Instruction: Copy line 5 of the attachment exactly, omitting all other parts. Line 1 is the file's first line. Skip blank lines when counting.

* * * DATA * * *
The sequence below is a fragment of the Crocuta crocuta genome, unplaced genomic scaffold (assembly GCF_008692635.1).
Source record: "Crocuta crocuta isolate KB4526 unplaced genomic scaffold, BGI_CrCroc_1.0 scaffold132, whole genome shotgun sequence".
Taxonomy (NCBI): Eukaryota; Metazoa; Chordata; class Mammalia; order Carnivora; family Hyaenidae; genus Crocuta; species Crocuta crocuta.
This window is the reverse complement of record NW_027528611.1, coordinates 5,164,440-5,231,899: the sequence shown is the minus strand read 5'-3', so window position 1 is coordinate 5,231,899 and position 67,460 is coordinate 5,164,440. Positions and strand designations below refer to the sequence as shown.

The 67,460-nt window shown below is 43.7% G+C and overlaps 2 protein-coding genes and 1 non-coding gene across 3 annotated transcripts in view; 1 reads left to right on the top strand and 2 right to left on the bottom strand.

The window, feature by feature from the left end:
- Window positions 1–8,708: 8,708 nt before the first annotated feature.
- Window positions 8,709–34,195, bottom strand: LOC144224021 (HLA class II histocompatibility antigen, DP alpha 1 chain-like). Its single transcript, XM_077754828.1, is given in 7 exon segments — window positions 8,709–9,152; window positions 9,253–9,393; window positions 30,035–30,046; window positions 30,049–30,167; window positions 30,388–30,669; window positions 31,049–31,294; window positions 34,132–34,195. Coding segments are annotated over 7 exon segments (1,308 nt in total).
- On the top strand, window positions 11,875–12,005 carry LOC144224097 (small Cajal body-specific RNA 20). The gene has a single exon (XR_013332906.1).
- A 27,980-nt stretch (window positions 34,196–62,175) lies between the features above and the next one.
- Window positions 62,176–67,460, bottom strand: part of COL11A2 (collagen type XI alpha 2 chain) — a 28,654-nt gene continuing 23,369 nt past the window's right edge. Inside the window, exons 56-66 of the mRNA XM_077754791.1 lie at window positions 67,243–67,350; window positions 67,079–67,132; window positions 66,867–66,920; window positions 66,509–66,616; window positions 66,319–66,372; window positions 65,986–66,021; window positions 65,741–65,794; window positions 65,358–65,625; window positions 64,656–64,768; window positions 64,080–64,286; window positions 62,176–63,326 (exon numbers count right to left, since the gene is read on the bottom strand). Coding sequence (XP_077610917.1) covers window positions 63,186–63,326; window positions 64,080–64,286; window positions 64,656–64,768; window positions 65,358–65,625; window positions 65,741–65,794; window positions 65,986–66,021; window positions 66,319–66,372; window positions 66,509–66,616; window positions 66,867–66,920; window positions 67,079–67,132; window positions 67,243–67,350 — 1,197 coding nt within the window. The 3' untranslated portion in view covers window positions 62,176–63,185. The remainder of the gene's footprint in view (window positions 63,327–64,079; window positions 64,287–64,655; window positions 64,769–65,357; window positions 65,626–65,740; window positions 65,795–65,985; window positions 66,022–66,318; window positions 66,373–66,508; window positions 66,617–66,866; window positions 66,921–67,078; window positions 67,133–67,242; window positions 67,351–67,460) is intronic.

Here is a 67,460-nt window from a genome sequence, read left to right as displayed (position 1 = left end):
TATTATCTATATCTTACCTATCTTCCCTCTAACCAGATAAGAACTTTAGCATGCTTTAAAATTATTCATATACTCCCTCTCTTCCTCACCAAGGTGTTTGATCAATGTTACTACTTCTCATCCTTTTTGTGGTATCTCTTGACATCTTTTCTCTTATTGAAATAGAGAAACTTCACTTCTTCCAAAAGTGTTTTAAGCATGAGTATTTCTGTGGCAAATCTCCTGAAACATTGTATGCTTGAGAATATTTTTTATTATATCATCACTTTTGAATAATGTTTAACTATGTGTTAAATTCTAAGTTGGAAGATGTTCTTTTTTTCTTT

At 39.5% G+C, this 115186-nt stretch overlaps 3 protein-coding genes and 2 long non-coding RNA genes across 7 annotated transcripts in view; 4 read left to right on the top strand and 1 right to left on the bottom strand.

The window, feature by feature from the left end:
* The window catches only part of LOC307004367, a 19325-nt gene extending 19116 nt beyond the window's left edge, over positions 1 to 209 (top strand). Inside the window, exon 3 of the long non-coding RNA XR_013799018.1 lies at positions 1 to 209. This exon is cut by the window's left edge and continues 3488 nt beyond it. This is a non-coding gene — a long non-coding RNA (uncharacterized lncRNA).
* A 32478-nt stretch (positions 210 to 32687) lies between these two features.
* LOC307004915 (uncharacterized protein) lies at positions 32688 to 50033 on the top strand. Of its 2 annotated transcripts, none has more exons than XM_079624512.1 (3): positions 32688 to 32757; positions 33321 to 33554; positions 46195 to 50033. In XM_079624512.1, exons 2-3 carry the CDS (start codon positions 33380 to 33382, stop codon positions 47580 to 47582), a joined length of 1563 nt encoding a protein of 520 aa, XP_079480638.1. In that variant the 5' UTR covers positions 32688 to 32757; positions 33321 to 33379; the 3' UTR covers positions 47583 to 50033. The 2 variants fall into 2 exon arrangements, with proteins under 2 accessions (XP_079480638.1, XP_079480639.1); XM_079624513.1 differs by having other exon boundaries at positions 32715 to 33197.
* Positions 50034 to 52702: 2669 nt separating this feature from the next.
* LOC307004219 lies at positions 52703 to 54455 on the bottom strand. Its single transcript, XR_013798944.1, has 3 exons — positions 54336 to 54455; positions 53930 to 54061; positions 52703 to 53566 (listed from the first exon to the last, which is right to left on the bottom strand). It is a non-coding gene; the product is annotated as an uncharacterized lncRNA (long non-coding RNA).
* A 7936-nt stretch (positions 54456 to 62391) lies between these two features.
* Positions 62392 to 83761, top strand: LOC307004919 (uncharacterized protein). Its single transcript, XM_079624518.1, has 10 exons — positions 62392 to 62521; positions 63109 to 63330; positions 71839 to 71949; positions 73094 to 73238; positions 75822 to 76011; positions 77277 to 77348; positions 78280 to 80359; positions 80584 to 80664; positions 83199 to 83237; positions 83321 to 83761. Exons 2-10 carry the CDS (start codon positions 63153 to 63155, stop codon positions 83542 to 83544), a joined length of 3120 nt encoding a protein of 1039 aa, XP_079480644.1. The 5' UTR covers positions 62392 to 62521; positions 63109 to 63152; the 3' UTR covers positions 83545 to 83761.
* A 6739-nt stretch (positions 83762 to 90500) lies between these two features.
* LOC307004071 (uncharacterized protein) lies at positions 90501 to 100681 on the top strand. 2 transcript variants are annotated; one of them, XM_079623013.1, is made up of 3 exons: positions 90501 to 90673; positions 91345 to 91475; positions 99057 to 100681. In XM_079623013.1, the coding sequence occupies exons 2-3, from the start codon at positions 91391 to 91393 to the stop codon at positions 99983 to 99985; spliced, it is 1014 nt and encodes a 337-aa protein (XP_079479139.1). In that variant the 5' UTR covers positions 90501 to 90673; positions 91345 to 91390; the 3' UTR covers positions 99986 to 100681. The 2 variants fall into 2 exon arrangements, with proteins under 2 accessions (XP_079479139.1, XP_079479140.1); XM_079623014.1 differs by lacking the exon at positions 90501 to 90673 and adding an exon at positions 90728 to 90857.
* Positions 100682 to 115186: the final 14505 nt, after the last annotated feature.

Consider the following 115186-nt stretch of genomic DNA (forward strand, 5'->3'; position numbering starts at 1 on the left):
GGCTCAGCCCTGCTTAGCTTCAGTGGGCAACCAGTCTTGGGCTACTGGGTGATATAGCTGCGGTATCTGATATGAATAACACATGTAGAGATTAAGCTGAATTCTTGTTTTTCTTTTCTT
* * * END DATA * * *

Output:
The 67,460-nt window shown below is 43.7% G+C and overlaps 2 protein-coding genes and 1 non-coding gene across 3 annotated transcripts in view; 1 reads left to right on the top strand and 2 right to left on the bottom strand.